Tuesday, June 18th, 2024
Who Makes Millersville Special

Brent Horton

Why do animals do the things they do?

Dr. Brent Horton (rt) in the field

Q: Where are you originally from?
I am originally from Clayton, a small town in the Appalachians of northeast Georgia.

Q: How did you become interested in studying biology?
My first interests in biology stemmed from my childhood interests in wildlife, which I developed through hunting, fishing, camping and family trips to the great national parks of the west, including Yellowstone, Rocky Mountain, Grand Teton and Glacier National Parks. After obtaining an undergraduate degree in Wildlife Biology and working in Conservation Biology for a couple of years, I realized that I wanted to know more about the behavior of wild animals. More specifically, I wanted to know how and why they do the things they do to survive and reproduce in the wild.

Q: From what school(s) have you earned your degree(s)?
I earned my bachelor of science in Wildlife Biology from Colorado State University, and my Ph.D. in zoology from the University of Maine. I completed two postdoctoral fellowships, one in physiological ecology with at the Smithsonian Conservation Biology Institute, and another in neuroscience and animal behavior at Emory University.

Q: What area(s) of biology interest you the most?
I am most interested in the physiological and behavioral ecology of vertebrate animals. More specifically, I study the endocrine, neuroendocrine and genetic bases of behavior in wild birds.

Q: What did you enjoy most about your first year teaching at Millersville?
Foremost, I enjoyed the daily interaction with Millersville’s students, both inside and outside the classroom. I find it rewarding and worthwhile to play an important role in their education and their development as they work toward and decide on their own career paths. I enjoy the great diversity of their own interests in biology and learning more about them and what they want to do and become. In addition, I have enjoyed my new home here at Millersville. I have received great support and guidance from the biology faculty and I enjoy working and growing with them.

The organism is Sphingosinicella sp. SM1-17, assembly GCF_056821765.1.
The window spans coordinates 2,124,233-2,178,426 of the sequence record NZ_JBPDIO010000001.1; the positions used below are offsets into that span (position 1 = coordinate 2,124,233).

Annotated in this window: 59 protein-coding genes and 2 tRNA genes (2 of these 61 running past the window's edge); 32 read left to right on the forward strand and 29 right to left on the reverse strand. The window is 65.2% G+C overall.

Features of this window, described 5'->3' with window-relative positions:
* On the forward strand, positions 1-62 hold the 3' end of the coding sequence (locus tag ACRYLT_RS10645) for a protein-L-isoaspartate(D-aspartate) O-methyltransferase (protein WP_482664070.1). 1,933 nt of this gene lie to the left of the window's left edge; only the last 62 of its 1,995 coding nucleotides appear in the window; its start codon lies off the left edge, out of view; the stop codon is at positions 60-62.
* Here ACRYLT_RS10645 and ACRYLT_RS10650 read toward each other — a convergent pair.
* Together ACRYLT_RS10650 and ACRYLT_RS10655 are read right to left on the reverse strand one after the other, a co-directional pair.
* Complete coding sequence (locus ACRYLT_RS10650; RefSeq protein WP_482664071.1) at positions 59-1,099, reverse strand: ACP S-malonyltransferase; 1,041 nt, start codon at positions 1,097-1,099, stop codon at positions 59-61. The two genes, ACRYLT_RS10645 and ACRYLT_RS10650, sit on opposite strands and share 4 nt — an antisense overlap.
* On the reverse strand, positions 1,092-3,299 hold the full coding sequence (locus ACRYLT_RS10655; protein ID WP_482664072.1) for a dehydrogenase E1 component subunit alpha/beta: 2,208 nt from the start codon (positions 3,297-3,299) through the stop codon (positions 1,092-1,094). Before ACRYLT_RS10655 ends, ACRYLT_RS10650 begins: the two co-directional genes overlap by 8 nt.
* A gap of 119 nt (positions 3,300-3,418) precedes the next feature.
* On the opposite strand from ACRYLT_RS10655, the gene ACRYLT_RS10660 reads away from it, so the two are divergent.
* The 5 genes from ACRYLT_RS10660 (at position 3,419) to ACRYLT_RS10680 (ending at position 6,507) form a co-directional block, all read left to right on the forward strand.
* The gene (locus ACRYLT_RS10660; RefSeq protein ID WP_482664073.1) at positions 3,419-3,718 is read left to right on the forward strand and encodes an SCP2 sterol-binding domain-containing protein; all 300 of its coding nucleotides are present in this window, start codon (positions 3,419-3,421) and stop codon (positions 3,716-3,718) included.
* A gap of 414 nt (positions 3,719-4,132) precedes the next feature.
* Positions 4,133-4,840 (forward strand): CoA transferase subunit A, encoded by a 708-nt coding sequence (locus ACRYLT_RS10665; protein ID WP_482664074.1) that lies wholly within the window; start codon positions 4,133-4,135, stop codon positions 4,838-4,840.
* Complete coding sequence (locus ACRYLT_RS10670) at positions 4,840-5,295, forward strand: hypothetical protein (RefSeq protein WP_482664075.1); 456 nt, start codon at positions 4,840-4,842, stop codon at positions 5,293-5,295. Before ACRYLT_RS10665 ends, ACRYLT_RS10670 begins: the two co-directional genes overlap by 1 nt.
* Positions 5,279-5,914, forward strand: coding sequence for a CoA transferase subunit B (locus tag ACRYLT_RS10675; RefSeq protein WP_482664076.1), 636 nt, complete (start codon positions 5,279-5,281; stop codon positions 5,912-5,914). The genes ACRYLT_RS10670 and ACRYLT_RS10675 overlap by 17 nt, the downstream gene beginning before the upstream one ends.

Q: Did you have a favorite class you taught this past year?
My favorite course was Behavioral Ecology, which I taught at the Chincoteague Bay Field Station this past summer. During this intense three-week course, I get to spend most of the day with my students teaching them about the evolution of animal behavior, and we get to know each other really well. We spent 50% of our class time outdoors, learning to observe and document the behavior of wild animals. This course provides an ideal opportunity to teach and learn Behavioral Ecology.

Q: Are you involved in any current research in biology?
Yes. I continue to work on understanding the neuroendocrine and genetic bases of social behavior in two unique species of birds. First, I continue to work with the white-throated sparrow, a North American songbird in which two color morphs exhibit alternative reproductive strategies characterized by differences in aggression, parenting, and mating behavior.  This work is a continuation of my Ph.D and postdoctoral work, and I work in collaboration with Dr. Donna Maney and others at Emory University. Specifically, we study the neurogenetic bases of social behaviors such as aggression and parenting.

My newest research is on the wire-tailed manakin, a bird that lives in the Ecuadorian Amazon. I do this work with Dr. Brandt Ryder at the Smithsonian Conservation Biology Institute and Dr. Ignacio Moore at Virginia Tech. This bird exhibits a rare form of cooperation. Males work together to perform an elaborate courtship display to impress females, and these display partnerships form the basis of a complex social network. In turn, a male’s status in the social network predicts his fitness (reproductive success). So, not unlike in our society, it is ‘who you know’ as much as ‘what you know’ that determines success in life for wire-tailed manakins. We are study the neuroendocrine and genetic bases of those male behaviors that influence their role and position in the social network. Last year we received a large grant from the National Science Foundation to support four years of research on this project in the Amazon.